LIKE and ALIKE: Useful Difference between Like and Alike

Like and Alike – What’s the difference between like and alike?

Like and Alike

Like

  • Like as a preposition meaning ‘similar to
  • We often use it with to be and verbs of the senses such as look, sound, feel, taste, seem

For example:

He looks like his father. (He looks similar to/ the same as his father.)

This tastes like coconut. (This tastes similar to/ the same as coconut.)

  • Noun + be + like + Noun

Your bag is like my bag.

  • Like + noun, + clause

Like his father, he is a technician.

I have a hat like yours.

  • When we use like to mean ‘similar to’, we can put words and phrase such as a bit, just, very, so and more before it to talk about the degree of similarity

The car was more like a green than a blue color.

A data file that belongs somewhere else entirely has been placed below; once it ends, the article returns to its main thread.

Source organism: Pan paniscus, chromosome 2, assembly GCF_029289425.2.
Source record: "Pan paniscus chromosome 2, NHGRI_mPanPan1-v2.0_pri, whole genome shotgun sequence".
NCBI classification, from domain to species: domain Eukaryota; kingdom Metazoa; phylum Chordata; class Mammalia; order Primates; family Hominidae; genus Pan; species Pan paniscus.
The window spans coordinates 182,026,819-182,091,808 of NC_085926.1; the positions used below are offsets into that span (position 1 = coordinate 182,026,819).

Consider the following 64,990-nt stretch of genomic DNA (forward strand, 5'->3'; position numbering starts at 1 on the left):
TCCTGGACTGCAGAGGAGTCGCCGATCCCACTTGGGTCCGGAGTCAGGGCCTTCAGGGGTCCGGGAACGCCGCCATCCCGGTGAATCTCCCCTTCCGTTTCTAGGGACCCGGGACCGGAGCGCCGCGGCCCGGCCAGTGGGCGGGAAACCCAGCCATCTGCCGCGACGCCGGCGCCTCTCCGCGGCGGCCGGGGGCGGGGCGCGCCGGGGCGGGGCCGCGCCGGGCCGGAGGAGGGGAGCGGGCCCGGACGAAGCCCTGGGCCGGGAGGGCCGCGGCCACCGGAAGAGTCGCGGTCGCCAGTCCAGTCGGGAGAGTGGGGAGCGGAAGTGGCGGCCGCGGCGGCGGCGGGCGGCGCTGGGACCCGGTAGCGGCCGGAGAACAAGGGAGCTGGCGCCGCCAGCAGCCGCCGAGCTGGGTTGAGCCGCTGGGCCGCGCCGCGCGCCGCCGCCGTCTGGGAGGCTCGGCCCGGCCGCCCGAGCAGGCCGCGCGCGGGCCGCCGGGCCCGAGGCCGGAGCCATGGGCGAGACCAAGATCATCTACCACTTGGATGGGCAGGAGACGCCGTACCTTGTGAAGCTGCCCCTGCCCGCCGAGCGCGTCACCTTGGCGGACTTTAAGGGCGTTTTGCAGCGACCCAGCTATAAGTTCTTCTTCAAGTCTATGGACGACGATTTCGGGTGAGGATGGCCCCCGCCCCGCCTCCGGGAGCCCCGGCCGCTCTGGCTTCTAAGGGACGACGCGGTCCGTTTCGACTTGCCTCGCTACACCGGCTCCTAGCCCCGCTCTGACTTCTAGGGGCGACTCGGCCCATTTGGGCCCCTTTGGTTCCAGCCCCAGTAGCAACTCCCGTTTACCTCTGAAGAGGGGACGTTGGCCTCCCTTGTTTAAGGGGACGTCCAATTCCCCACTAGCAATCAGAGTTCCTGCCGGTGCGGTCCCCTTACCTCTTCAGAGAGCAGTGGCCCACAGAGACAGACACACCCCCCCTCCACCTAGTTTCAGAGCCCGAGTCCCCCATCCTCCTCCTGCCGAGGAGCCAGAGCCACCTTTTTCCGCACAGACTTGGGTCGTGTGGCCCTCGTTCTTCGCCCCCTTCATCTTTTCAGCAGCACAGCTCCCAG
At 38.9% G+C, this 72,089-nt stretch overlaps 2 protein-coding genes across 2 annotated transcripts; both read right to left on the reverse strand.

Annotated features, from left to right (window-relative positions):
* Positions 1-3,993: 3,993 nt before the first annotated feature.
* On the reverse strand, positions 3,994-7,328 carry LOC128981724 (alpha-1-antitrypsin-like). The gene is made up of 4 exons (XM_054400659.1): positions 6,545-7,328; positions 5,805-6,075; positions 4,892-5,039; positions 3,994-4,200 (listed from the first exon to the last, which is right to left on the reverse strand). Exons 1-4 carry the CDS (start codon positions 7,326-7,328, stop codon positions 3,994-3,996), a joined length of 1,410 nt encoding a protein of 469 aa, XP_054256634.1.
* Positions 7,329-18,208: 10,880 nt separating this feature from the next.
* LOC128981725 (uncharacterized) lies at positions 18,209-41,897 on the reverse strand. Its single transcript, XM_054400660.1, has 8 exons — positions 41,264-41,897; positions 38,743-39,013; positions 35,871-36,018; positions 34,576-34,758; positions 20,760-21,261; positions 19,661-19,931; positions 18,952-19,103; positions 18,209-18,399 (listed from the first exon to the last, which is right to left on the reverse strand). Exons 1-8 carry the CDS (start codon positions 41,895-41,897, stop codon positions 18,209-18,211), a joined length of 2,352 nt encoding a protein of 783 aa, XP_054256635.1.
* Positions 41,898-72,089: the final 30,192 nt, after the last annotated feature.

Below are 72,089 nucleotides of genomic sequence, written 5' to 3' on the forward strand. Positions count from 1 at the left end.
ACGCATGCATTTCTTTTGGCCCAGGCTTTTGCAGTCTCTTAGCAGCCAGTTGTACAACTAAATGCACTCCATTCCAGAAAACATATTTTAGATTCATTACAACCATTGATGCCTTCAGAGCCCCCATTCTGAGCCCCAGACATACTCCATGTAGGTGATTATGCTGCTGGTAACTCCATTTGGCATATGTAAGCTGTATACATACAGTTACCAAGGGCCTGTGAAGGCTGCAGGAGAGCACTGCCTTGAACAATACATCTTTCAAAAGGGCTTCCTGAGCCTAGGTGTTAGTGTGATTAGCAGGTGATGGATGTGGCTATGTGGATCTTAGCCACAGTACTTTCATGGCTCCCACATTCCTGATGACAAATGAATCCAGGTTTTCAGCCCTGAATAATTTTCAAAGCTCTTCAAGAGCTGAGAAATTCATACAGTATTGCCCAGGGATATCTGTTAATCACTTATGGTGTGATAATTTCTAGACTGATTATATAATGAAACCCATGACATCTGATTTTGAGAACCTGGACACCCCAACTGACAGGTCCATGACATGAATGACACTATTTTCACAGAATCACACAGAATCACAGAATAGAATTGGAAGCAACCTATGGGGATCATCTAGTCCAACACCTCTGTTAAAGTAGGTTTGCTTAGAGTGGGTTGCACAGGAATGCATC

Alike

  • Alike as an adjective means ‘the same’ or ‘similar
  • As an adjective, alike is only used after a verb such as beseemlook, but not before a noun

For example:

My two friends are alike. (My two friends are the same.)

His ideal and her ideal are quite similar, but they are not totally alike. (His ideal and her ideal are quite similar, but they are not totally the same.)

  • Noun and Noun + be + alike/Plural Noun + be + alike

Your bag and my bag are alike.

These bags are alike.

  • As an adverb alike means ‘in the same way

I don’t think you treat both children alike.

When to Use Like and Alike | Image

LIKE and ALIKE

LIKE and ALIKE: Useful Difference between Like and Alike 1

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